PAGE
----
Thanks to Frans Lanting for the use of his albatross photograph (lanting.com).
In the middle of the North Pacific Ocean, on a tiny island 1,000 miles from the nearest big city, many Laysan albatross chicks die each year because their bellies are full of bottle caps, toothbrushes and other plastic. One study found that 97.5 percent of chicks had plastic in their stomachs. Many people think that the biggest source of pollution in the ocean is oil spilled from ships, but most marine pollution is litter that starts out on land. By making changes now, we can reduce the amount of plastic that gets into the ocean in the months and years to come.
A Deadly Diet
Albatrosses fly hundreds, sometimes thousands of miles in search of food for their chicks. They look for squid and fish eggs floating on the surface of the water. Unfortunately, plastic floats, and Laysan albatross are particularly attracted to it. They eat it, mistaking it for food, then they fly back to the nest and feed bottle caps, lighters, fishing lures and other pieces of plastic to their young. The chicks starve to death, with stomachs full of plastic.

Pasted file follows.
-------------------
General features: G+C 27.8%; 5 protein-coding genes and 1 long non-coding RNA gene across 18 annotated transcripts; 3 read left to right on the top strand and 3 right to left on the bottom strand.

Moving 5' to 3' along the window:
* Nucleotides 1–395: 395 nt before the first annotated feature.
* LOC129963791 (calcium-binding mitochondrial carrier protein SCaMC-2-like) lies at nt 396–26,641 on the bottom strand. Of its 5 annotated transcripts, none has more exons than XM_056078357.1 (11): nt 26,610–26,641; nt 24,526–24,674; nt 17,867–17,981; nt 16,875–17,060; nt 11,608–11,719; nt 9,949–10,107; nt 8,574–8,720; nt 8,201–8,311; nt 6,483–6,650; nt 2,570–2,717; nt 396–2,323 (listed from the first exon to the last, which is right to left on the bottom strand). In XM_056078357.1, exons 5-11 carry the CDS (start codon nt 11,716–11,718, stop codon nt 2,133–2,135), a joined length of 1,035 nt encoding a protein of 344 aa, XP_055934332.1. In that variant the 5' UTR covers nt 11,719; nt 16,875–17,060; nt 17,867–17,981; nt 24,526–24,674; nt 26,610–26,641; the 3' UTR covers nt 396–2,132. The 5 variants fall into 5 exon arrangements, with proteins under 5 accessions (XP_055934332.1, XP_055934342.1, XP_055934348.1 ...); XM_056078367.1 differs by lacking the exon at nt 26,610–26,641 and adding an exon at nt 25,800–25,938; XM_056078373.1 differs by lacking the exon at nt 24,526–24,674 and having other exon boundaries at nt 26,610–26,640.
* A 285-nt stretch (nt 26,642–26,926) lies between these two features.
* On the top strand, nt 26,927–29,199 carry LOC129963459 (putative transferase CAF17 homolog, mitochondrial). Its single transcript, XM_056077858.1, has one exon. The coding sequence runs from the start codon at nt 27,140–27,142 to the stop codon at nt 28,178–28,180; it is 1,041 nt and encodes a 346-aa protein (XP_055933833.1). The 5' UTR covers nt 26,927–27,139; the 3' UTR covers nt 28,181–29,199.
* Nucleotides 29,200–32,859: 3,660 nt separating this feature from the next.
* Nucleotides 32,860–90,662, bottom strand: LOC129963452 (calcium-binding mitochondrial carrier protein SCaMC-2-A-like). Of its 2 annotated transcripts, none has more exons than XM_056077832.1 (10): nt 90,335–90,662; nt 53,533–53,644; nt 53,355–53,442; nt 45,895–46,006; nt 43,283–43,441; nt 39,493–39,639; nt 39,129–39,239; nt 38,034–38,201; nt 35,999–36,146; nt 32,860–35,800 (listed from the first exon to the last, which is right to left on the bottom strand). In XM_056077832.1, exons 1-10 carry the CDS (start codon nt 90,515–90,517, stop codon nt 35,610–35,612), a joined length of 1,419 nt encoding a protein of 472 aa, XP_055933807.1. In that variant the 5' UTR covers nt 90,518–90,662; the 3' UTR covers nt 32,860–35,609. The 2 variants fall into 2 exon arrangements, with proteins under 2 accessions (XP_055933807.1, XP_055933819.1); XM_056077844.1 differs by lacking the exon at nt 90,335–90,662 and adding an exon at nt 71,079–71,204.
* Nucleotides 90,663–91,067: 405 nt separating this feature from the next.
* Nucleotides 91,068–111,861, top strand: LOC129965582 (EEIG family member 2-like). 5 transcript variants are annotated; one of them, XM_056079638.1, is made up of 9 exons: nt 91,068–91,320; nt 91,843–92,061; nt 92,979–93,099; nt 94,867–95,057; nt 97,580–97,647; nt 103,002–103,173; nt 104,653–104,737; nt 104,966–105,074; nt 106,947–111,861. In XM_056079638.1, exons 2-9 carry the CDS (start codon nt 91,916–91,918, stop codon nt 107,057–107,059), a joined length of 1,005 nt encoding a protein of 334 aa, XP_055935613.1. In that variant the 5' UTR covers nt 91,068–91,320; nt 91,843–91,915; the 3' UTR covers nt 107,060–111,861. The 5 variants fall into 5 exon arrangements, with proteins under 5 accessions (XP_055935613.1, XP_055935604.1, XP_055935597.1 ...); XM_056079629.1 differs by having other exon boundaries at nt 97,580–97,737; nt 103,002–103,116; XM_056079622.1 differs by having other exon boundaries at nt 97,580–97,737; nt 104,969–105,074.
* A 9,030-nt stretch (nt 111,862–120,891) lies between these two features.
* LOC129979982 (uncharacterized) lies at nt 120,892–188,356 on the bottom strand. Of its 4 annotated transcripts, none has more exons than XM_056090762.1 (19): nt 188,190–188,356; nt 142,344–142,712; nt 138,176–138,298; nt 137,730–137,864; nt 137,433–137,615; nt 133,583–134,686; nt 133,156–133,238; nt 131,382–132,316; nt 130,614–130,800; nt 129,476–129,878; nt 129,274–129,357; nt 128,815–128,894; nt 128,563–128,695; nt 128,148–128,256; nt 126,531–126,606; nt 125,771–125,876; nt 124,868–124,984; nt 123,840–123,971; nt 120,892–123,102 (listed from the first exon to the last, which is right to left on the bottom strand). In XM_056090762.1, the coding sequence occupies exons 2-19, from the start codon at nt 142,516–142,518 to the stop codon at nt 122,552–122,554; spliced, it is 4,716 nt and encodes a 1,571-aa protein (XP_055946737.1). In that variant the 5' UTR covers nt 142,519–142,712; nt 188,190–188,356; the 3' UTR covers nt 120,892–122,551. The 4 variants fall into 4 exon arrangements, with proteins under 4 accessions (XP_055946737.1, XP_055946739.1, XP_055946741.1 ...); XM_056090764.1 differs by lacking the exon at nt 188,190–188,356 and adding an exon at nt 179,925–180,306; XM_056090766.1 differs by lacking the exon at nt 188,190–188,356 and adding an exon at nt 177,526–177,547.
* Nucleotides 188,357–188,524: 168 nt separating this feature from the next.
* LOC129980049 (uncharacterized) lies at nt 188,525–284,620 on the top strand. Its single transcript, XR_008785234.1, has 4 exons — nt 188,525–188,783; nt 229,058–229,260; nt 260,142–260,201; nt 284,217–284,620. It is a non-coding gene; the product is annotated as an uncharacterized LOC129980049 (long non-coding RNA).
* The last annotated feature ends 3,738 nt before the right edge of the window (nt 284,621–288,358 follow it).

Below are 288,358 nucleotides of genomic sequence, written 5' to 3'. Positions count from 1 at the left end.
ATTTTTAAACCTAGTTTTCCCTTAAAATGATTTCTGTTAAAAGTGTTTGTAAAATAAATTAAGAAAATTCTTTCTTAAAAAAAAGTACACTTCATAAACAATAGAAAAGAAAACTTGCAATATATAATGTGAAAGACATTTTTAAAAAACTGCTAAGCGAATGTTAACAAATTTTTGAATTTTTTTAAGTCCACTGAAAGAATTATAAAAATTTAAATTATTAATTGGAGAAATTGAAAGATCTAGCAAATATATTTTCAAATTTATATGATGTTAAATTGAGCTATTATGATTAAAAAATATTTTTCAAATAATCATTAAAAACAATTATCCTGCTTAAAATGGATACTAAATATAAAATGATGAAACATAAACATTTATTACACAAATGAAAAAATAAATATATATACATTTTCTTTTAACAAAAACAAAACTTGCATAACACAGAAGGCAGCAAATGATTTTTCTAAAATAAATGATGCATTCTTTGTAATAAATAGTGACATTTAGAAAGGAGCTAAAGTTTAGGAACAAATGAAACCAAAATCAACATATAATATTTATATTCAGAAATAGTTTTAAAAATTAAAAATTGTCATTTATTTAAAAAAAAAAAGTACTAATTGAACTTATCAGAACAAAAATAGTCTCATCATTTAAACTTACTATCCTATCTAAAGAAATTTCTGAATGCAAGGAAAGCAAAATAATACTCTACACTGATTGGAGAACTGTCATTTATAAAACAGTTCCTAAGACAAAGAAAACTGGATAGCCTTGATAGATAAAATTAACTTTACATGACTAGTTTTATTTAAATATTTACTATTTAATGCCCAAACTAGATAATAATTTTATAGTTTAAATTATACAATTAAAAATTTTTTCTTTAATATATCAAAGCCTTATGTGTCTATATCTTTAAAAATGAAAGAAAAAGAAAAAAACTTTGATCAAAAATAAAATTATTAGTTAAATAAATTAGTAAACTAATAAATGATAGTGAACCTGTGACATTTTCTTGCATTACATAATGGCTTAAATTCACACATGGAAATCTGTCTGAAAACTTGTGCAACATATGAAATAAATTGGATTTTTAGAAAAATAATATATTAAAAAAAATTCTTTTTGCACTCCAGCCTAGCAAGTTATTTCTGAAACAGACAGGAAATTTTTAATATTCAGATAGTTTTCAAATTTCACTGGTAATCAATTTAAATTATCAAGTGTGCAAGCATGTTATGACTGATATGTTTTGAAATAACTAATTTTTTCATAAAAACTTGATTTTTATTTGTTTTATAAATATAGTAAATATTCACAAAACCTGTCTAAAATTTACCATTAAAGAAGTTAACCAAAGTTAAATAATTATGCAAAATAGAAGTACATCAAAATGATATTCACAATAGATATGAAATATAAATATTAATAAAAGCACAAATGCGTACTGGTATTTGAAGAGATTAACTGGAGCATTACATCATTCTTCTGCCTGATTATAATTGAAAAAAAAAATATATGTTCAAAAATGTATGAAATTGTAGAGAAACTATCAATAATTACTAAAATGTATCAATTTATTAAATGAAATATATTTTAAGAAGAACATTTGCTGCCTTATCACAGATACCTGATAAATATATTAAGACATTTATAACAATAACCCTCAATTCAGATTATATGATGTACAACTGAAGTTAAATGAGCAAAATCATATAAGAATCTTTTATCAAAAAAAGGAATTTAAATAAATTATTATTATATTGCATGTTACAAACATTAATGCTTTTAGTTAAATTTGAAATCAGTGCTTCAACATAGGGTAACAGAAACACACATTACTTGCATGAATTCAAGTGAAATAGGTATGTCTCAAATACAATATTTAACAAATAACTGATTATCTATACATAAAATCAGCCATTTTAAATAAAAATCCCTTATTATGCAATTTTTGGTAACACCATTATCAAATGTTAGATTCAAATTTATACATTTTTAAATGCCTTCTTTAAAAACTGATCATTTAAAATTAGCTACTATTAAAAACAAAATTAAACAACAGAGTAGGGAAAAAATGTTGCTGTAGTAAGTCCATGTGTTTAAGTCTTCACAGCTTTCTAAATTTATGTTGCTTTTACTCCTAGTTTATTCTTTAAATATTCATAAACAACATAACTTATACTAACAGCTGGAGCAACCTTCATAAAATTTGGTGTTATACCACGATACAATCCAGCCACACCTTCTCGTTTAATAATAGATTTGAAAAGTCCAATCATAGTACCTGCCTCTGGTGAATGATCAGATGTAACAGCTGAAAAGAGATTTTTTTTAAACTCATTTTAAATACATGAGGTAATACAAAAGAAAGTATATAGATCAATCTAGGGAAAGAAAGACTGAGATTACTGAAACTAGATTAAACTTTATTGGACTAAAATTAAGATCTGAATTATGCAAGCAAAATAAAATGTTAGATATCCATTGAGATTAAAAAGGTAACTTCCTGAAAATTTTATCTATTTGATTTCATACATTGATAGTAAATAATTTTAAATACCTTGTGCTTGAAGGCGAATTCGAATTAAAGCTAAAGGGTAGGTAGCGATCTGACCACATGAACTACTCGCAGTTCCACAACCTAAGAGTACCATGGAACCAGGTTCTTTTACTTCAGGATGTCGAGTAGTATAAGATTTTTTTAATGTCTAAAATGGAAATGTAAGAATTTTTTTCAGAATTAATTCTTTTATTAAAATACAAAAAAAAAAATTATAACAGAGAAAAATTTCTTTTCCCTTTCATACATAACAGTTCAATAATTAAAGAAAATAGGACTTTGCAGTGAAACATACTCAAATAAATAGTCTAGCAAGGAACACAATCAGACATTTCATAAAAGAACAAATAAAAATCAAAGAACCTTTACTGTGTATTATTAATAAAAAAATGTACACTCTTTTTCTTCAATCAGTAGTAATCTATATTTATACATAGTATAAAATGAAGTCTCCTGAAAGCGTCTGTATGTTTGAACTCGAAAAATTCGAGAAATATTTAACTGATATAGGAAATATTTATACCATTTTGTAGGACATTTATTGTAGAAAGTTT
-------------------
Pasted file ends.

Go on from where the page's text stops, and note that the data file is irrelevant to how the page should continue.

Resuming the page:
Trash that's dropped on the ground doesn't stay put. Even hundreds of miles from the ocean, trash is washed by rain into city storm drains and out into streams and rivers that lead to the ocean. From there, wind and currents carry our trash far out to sea. Scientists estimate that over half of all sea turtles and 90 percent of all seabirds on the planet have ingested some form of plastic. We can help keep trash from traveling by recycling and putting trash in trash cans.
How You Can HelpMake a donation
At the Aquarium
Video: Meet Makana
A beautiful Laysan albatross named Makana helps teach Aquarium visitors about the threats albatrosses face from plastic pollution.